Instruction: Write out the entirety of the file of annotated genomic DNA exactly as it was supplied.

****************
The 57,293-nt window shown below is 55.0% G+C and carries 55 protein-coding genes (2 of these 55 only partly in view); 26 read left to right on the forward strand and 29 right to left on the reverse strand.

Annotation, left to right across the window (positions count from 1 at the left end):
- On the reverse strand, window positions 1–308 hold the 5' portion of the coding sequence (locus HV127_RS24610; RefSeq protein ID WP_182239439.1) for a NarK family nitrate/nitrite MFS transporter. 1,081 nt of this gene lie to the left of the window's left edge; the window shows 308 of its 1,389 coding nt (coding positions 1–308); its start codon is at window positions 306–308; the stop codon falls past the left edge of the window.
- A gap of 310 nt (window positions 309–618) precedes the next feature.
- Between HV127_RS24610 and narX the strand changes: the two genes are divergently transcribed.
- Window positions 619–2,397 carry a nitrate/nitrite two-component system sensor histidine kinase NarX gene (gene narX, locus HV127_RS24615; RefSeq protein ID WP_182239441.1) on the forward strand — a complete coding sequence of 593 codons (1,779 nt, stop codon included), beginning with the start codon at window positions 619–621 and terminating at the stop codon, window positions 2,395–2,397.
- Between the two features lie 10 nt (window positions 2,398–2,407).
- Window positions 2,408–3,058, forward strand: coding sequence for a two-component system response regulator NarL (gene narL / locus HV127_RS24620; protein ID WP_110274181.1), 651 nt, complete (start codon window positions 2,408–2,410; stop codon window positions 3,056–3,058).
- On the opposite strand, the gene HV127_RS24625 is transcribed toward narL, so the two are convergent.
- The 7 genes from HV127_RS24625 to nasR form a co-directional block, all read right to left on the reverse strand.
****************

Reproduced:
The 57,293-nt window shown below is 55.0% G+C and carries 55 protein-coding genes (2 of these 55 only partly in view); 26 read left to right on the forward strand and 29 right to left on the reverse strand.

Annotation, left to right across the window (positions count from 1 at the left end):
- On the reverse strand, window positions 1–308 hold the 5' portion of the coding sequence (locus HV127_RS24610; RefSeq protein ID WP_182239439.1) for a NarK family nitrate/nitrite MFS transporter. 1,081 nt of this gene lie to the left of the window's left edge; the window shows 308 of its 1,389 coding nt (coding positions 1–308); its start codon is at window positions 306–308; the stop codon falls past the left edge of the window.
- A gap of 310 nt (window positions 309–618) precedes the next feature.
- Between HV127_RS24610 and narX the strand changes: the two genes are divergently transcribed.
- Window positions 619–2,397 carry a nitrate/nitrite two-component system sensor histidine kinase NarX gene (gene narX, locus HV127_RS24615; RefSeq protein ID WP_182239441.1) on the forward strand — a complete coding sequence of 593 codons (1,779 nt, stop codon included), beginning with the start codon at window positions 619–621 and terminating at the stop codon, window positions 2,395–2,397.
- Between the two features lie 10 nt (window positions 2,398–2,407).
- Window positions 2,408–3,058, forward strand: coding sequence for a two-component system response regulator NarL (gene narL / locus HV127_RS24620; protein ID WP_110274181.1), 651 nt, complete (start codon window positions 2,408–2,410; stop codon window positions 3,056–3,058).
- On the opposite strand, the gene HV127_RS24625 is transcribed toward narL, so the two are convergent.
- The 7 genes from HV127_RS24625 to nasR form a co-directional block, all read right to left on the reverse strand.